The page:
did he have a lot of charm and charisma when he expressed in the simplest terms what he had to say, he also liked to circulate in the ranks of the classes and listen very carefully to the questions and comments of the pupils. This attitude has to be promoted to open the Gate. We are not just there to open the “good book” of knowledge for others but to listen to what less scientifically educated individuals have to say.

An important social aspect he created in his laboratories was the team spirit he instilled. Rather than publishing with separate names, he would promote joint articles with no specific names to identify the authors: “Orsay group in superconductivity,” “Orsay group on liquid crystals,” etc. Such articles mixed contributions from experimentalists and theoreticians, young and senior members—even if their partial contributions were of different importance—with the largest part often coming from him. It was very stimulating and challenging for the younger members of the group, and I have also successfully tried to do it for my research groups.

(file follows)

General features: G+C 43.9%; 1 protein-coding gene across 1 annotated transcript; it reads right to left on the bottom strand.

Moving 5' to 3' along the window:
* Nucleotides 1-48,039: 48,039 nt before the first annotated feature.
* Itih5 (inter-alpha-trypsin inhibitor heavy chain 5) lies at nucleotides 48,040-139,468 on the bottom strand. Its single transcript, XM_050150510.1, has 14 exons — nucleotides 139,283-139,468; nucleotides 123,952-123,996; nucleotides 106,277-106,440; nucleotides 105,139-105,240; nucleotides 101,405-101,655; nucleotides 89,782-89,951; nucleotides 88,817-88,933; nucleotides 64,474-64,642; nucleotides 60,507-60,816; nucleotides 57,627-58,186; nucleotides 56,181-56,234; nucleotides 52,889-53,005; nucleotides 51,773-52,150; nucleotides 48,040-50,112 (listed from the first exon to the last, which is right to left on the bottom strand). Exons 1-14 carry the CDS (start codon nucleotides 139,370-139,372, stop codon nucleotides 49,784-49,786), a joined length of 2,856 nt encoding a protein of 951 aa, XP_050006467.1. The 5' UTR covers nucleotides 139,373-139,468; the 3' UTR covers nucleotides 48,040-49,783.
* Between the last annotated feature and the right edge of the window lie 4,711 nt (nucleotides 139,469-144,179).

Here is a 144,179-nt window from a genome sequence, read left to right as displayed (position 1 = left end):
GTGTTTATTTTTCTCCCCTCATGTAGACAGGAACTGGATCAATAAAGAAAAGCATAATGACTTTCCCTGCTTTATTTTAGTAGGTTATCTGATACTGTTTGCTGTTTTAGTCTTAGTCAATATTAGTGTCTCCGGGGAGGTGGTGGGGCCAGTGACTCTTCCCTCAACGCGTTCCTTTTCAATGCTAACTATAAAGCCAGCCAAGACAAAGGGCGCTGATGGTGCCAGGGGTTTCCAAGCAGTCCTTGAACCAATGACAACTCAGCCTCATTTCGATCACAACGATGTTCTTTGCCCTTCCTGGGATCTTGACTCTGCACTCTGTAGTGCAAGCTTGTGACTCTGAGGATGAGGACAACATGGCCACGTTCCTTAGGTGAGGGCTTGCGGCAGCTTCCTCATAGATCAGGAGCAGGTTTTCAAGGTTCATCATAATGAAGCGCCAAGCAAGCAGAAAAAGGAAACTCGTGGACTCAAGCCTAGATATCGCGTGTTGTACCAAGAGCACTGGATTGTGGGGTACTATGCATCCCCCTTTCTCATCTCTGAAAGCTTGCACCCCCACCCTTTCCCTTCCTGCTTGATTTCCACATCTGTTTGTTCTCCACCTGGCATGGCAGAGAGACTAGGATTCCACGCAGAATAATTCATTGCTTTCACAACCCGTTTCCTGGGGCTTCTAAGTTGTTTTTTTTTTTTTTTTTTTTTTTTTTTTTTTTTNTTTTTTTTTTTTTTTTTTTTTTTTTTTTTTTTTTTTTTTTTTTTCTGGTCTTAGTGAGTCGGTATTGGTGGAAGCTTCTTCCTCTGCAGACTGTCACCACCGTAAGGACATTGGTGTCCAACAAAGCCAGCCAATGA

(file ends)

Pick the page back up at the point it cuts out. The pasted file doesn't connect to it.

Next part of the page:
I hope that these personal memories and reflections inspired by my friend Pierre-Gilles de Gennes will offer some keys to promoting science and leading to a better understanding among each other, with rigor as well as tolerance.



The National Academies | 500 Fifth St. N.W. | Washington, D.C. 20001
Copyright © National Academy of Sciences. All rights reserved.
Terms of Use and Privacy Statement